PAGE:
The SS Gairsoppa, its crew of 84 men and its cargo of silver bullion (worth $232 million at today's prices), tea and iron were sent to the bottom of the Atlantic Ocean by a German submarine in February 1941 en route from India to Liverpool, England.
The wreck was found this month with the help of an underwater robot used by Odyssey Marine Exploration, a U.S. firm that obtained the salvage contract from the British government last year, The Guardian reported Monday.
Odyssey gets to keep 80 percent of any booty it pulls up from the ocean depths.
"We've accomplished the first phase of this project -- the location and identification of the target shipwreck -- and now we're hard at work planning for the recovery phase," Odyssey senior project manager Andrew Craig told the British newspaper. "Given the orientation and condition of the shipwreck, we are extremely confident that our planned salvage operation will be well suited for the recovery of this silver cargo."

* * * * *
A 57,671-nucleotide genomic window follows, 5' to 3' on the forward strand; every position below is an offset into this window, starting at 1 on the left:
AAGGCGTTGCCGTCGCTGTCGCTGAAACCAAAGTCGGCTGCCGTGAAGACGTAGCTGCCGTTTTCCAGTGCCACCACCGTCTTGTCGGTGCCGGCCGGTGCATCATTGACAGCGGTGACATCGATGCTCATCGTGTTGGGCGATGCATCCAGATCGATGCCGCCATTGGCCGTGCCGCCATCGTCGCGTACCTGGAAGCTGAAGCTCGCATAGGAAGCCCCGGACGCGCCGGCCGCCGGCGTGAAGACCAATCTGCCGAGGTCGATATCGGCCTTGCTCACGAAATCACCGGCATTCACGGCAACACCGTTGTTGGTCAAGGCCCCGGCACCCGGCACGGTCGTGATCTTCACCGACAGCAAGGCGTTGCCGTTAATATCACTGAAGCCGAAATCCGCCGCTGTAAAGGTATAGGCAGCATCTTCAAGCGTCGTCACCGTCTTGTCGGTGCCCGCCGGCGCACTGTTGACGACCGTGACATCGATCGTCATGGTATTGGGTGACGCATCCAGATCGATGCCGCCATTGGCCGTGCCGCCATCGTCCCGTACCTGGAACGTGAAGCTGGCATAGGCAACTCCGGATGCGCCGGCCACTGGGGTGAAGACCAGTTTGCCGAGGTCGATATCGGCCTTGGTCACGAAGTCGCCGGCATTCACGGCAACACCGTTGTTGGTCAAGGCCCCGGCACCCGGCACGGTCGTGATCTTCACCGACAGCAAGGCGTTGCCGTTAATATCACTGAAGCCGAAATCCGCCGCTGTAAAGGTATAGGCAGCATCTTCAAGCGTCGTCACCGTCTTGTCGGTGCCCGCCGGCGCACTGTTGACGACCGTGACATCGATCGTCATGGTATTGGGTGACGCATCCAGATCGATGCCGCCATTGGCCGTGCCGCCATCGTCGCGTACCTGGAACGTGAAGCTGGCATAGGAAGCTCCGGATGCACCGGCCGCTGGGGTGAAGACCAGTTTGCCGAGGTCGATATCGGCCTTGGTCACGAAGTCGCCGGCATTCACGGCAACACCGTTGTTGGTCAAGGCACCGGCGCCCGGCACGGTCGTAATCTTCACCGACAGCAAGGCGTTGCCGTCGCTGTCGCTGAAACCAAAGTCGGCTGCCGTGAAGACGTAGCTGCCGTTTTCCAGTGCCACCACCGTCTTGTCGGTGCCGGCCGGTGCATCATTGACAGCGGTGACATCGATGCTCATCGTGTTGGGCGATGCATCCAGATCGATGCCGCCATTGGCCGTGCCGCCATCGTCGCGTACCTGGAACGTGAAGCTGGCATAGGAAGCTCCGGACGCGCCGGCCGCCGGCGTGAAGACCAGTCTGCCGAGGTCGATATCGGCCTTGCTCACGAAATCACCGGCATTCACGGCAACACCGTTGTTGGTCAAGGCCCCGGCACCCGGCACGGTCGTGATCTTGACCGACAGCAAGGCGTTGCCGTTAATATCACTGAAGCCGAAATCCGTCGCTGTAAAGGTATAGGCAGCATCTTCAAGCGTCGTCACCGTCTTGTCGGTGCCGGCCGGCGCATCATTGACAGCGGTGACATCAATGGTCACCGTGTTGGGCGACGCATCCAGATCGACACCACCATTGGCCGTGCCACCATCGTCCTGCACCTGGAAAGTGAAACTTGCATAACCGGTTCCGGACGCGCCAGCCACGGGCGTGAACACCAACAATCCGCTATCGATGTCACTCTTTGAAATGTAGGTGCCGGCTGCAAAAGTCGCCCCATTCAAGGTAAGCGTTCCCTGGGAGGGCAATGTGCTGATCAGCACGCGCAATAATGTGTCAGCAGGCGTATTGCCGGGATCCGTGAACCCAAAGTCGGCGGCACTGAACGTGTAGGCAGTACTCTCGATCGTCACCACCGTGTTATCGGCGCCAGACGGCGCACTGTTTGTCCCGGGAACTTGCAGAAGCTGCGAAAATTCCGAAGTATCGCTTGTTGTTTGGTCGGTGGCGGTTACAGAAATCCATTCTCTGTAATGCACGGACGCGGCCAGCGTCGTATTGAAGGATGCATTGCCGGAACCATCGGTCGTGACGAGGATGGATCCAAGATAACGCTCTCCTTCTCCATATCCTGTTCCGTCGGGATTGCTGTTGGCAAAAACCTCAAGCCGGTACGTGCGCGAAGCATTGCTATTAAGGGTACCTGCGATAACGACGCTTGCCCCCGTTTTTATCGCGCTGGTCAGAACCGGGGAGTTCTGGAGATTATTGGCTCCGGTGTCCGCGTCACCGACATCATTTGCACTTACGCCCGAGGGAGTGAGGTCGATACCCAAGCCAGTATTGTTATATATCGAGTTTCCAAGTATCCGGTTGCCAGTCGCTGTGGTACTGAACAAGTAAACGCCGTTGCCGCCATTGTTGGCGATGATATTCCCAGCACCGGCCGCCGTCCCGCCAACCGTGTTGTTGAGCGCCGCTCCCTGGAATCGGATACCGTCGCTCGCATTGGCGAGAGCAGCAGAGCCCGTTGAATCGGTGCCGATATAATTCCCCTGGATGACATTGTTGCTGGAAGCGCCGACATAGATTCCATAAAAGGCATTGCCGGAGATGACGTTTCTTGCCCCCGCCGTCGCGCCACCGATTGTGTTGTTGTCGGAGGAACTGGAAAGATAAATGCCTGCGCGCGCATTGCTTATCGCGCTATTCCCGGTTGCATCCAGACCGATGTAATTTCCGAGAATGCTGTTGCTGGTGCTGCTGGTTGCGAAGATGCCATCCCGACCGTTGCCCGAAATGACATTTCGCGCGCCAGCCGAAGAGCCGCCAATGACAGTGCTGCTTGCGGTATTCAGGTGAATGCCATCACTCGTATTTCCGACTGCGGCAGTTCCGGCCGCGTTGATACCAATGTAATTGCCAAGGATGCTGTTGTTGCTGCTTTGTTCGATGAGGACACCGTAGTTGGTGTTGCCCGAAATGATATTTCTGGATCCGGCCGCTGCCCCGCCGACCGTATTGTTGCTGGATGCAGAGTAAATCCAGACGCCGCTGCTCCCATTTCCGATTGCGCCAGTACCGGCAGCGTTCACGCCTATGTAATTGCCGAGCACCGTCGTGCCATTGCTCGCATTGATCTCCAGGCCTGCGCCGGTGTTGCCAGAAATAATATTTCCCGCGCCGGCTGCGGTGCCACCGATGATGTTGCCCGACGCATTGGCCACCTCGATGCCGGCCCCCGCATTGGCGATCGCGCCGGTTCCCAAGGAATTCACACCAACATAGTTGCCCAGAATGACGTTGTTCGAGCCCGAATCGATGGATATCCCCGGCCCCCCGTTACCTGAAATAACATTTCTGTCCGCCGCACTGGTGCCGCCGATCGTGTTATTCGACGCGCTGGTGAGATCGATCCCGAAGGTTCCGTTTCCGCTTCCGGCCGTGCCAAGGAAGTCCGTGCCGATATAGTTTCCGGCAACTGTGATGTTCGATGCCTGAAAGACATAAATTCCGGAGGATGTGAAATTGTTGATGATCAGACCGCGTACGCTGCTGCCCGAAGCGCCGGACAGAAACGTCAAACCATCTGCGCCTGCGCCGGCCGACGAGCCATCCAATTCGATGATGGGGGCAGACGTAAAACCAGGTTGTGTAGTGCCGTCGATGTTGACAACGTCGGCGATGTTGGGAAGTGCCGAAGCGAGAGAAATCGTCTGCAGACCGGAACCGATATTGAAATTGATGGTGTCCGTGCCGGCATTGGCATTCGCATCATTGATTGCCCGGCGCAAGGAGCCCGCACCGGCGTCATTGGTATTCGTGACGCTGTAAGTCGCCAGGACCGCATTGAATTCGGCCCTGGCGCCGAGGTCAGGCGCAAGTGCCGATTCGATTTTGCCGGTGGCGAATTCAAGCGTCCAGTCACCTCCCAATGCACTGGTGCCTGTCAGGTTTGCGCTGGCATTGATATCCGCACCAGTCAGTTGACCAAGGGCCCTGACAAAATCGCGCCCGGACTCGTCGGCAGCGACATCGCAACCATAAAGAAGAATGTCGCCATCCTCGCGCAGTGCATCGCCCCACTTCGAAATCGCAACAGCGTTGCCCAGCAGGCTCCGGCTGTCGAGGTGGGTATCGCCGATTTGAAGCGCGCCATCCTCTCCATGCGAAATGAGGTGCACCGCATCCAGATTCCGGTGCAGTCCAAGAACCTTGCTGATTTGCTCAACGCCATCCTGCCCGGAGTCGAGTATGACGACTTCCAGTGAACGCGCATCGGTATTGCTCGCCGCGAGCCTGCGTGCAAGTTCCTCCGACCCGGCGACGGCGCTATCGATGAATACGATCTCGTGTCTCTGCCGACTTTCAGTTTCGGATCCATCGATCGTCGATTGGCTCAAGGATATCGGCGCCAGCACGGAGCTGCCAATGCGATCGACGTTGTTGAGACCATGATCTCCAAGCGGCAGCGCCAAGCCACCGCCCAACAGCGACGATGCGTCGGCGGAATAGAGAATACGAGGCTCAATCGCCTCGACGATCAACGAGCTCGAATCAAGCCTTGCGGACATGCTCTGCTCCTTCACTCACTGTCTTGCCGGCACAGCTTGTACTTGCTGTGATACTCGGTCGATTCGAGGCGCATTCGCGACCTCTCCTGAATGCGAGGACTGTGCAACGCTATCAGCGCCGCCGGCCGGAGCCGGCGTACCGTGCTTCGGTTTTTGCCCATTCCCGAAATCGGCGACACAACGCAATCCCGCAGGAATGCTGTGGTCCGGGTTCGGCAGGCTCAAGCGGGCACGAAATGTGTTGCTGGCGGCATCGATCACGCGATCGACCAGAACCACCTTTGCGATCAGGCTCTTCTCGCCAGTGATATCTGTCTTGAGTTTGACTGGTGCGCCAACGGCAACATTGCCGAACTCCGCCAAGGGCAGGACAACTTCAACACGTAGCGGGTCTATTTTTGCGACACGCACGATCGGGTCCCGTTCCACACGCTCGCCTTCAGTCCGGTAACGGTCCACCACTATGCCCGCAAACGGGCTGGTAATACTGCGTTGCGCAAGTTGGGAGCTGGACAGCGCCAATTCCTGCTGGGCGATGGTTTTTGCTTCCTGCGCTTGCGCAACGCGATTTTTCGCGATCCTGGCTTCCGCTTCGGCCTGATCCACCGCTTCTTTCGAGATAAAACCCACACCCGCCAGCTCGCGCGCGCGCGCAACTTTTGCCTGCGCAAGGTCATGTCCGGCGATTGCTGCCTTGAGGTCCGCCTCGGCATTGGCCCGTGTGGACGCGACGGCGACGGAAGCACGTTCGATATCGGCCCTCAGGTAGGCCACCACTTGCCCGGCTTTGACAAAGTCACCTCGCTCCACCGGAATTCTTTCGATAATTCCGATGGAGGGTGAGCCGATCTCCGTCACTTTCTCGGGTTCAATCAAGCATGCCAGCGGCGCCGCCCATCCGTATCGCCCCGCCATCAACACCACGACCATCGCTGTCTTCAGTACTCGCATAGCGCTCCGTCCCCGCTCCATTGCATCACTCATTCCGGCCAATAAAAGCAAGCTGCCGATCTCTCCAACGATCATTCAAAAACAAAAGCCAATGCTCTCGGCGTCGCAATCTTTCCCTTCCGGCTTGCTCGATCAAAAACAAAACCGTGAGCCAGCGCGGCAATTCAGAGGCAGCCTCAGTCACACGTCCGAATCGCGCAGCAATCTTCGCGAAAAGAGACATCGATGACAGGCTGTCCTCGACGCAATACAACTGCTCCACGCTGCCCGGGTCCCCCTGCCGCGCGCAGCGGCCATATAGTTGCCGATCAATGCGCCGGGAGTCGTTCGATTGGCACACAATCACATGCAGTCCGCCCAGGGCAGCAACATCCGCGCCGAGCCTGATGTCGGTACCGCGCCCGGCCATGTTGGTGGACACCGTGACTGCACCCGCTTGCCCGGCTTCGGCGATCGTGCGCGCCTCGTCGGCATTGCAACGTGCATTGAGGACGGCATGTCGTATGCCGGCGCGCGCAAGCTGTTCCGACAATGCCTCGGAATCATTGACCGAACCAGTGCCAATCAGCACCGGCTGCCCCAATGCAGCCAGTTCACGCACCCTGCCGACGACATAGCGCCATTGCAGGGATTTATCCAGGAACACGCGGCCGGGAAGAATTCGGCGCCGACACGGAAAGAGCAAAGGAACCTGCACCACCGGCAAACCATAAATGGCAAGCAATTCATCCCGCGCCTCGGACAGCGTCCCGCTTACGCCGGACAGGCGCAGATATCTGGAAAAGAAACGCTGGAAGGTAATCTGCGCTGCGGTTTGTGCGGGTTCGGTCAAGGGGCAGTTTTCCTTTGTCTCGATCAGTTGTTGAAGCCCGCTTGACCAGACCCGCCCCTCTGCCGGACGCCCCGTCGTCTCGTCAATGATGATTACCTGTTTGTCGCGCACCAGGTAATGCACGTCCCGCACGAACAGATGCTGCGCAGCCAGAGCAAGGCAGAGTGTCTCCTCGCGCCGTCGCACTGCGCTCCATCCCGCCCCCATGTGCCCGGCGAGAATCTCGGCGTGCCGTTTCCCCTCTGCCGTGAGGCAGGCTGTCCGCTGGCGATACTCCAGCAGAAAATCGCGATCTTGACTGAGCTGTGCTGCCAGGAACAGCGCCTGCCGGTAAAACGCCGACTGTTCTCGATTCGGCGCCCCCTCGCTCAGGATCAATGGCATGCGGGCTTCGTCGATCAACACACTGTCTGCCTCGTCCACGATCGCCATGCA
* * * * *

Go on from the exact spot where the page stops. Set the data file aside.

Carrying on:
Company chief executive Greg Stemm said he has "high confidence" the silver is there because the first glimpse of the shipwreck revealed tea chests reported to have been on board. He said the ship is sitting upright with its holds "open and easily accessible."
"This should enable us to unload cargo through the hatches as would happen with a floating ship alongside a cargo terminal," Stemm said.